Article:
Alex Conte I. Introduction


Interpretation consistent with Bill of Rights to be preferred



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6. Interpretation consistent with Bill of Rights to be preferred

Wherever an enactment can be given a meaning that is consistent with the rights and freedoms contained in this Bill of Rights, that meaning shall be preferred to any other meaning.

  1. [2000] 2 NZLR 695.

  2. (Unreported, Court of Appeal, Full Bench, 20 December 2000) 20/12/00.

81 Elias CJ, Tipping and Thomas JJ refused to apply the amendment. Gault, Keith and McGrath JJ, held that s 80 did apply retrospectively, but only back to 1 September 1993 (the date from which the Criminal Justice Act 1985 (NZ) was amended). President Richardson agreed that the amendment did not apply before 1 September 1993, but declined to comment on whether the section was retrospective in its effect.

  1. Ibid para 40 (Elias CJ and Tipping J).

  2. See A Butler, 'Judicial Indications of Inconsistency - A New Weapon in the Bill of Rights Armoury?' [2000] New Zealand Law Review 43; P A Joseph, 'Constitutional Law' [2000] New Zealand Law Review 301; Dr J Allan, 'Moonen and McSense' [2002] New Zealand Law Journal 142; J Evan, 'Questioning the Dogmas of Realism' [2001] New Zealand Law Review 145.

  3. A Conte and S Wynn-Williams, 'Declarations of Inconsistency under the Bill of Rights. Part I: Judicial Jurisdiction, Discretion or Obligation?', to be published in late 2002 in Brooker's Human Rights Law & Practice; A Conte, 'Declarations of Inconsistency under the Bill of Rights. Part I: An 'effective remedy?', to be published in early 2003 in Brooker 's Human Rights Law & Practice.

85 Ministry of Foreign Affairs and Trade, 'Fourth Periodic Report', above n 3, para 20- 3; 40-8.

  1. See, eg, R v Bain, Application by Television New Zealand (Unreported, Court of Appeal, 22 July 1996) CA255/95.

  2. A more detailed examination was carried out by the writer in 'From Treaty to Translation: the use of international human rights instruments in the application and enforcement of civil and political rights in New Zealand' (2001) 8 Canterbury Law Review 54.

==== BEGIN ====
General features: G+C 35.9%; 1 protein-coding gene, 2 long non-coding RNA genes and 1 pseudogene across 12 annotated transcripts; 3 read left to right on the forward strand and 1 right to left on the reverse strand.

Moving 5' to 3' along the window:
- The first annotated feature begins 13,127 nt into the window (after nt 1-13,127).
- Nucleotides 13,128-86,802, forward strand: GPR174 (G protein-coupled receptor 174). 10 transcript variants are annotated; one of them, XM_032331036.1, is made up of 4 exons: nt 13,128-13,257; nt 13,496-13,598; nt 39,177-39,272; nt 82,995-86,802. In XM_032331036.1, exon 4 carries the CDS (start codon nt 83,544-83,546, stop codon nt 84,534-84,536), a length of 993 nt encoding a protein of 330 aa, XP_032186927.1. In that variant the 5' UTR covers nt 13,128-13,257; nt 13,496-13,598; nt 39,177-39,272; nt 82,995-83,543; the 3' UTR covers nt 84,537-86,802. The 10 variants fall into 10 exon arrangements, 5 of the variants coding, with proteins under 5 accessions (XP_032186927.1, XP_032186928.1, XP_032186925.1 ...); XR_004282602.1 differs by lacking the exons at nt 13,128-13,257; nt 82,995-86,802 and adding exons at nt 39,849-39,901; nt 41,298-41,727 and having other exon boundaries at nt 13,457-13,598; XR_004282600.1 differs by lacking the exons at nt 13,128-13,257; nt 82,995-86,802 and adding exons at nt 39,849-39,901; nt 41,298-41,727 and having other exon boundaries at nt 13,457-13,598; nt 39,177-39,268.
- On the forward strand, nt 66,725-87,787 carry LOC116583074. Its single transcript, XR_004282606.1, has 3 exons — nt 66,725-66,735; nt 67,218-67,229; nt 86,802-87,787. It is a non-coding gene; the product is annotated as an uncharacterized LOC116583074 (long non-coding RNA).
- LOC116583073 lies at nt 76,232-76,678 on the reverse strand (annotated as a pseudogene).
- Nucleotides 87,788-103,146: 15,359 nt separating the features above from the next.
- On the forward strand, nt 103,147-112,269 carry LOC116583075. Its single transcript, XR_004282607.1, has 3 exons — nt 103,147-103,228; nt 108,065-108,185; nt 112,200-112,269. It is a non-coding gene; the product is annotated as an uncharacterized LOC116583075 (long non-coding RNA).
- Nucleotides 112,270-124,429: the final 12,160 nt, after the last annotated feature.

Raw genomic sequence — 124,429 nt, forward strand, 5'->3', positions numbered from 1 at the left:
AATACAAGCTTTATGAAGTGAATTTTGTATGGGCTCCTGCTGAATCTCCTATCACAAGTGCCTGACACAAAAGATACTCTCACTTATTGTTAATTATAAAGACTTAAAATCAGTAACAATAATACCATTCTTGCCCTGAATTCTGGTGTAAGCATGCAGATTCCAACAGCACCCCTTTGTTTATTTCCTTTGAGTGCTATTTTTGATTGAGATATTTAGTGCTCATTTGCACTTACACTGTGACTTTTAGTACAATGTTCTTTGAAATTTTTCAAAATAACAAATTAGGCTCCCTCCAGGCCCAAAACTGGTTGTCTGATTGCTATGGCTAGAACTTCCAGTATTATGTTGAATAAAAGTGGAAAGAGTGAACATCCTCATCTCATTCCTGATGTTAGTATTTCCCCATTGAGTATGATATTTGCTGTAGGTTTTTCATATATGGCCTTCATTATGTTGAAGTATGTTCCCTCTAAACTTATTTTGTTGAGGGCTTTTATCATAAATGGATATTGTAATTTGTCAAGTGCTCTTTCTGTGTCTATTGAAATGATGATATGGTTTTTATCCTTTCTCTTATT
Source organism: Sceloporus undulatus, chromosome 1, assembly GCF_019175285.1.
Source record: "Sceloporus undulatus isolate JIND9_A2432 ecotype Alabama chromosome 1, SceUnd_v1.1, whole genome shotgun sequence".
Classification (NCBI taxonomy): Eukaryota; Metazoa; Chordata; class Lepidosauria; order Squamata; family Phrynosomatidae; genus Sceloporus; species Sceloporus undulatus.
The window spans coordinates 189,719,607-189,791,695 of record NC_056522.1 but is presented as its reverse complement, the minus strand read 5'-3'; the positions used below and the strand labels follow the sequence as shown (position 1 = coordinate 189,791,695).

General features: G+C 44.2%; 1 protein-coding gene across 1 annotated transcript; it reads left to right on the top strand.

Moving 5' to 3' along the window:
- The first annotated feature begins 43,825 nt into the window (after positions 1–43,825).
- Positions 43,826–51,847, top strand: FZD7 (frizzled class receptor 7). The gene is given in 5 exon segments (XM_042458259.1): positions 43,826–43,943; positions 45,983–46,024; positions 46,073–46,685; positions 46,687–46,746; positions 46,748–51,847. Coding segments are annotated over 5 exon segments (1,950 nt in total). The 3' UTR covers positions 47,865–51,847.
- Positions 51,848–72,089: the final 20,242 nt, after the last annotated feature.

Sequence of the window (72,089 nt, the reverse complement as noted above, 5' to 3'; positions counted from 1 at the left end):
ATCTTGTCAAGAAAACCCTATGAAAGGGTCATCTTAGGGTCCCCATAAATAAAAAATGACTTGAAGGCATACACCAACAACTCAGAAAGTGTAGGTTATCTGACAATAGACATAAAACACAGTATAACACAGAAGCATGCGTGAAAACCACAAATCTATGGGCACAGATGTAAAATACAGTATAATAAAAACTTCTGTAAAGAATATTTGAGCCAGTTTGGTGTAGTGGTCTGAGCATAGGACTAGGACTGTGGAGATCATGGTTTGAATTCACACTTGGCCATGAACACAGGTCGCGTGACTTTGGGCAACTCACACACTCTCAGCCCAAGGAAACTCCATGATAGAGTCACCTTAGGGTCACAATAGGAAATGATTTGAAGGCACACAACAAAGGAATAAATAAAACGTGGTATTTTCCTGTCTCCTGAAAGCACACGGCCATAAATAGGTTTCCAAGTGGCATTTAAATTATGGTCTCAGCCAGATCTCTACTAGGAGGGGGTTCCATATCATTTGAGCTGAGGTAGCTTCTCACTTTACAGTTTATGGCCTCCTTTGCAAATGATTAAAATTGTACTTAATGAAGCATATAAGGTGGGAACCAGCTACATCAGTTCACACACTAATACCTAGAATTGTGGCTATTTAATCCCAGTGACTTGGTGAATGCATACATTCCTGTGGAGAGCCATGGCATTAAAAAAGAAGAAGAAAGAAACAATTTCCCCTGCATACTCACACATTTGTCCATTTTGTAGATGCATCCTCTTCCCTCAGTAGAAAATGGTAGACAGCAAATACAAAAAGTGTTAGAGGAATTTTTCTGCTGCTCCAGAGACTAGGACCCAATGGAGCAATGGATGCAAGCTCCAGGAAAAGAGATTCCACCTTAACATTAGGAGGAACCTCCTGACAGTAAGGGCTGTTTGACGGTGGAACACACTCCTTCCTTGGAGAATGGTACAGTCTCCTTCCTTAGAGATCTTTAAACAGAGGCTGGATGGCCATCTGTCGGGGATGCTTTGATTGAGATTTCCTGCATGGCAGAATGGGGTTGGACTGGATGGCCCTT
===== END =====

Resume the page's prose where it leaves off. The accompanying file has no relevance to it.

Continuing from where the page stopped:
88 Dr J Allan has referred to them as an 'unholy trinity': Allan J, 'The Operative Provisions

- An Unholy Trinity' [1995] Bill of Rights Bulletin 79.

  1. [1992] 3 NZLR 260.

  1. In brief, s 5 New Zealand Bill of Rights 1990 (NZ) permits the rights and freedoms set out in the Act to be limited by reasonable limits 'prescribed by law as can be demonstrably justified in a free and democratic society'. In the interpretation of an enactment, this can be considered to be the first step towards achieving a reading of the enactment which is consistent with the NZBORA.

91 [2000] 2 NZLR 9.

  1. [2000] 2 NZLR 695, 702.

  2. J F Burrows, Statute Law in New Zealand (2nd ed, 1999) 206.

  3. [1924] NZLR 689. See also Bulk Gas Users Group v Attorney-General [1983] NZLR 129.

95 See, eg, Chester v Bateson [1920] 1 KB 829, 836.

  1. As required by s 6 New Zealand Bill of Rights Act 1990 (NZ).

  2. However a distinction should be drawn between statutes affecting substantive rights, against which the presumption should be applied, and those Acts regulating procedure. For a more detailed discussion on this point, see Burrows, above n 89, 362.

98 It is notable that, until relatively recently, New Zealand and English common law did not find fault with a statute that increased the penalty for an existing offence applying to the commission of offences prior to the coming into force of that statutory provision: see Director of Public Prosecutions v Lamb [1941] 2 KB 89; Campbell v Robins [1959] NZLR 474.

  1. [2001] 2 NZLR 37.

  2. See s 7.

  1. New Zealand ratified in 1989.

  2. New Zealand became party to the First Optional Protocol on 26 May 1989.

  3. Human Rights Committee, Comments on New Zealand, CCPR/C/79/Add.75 (April 1995) para 5.

  4. See the Comments on the Fourth Periodic Report, above n 3, para 36.

  5. Ibid.




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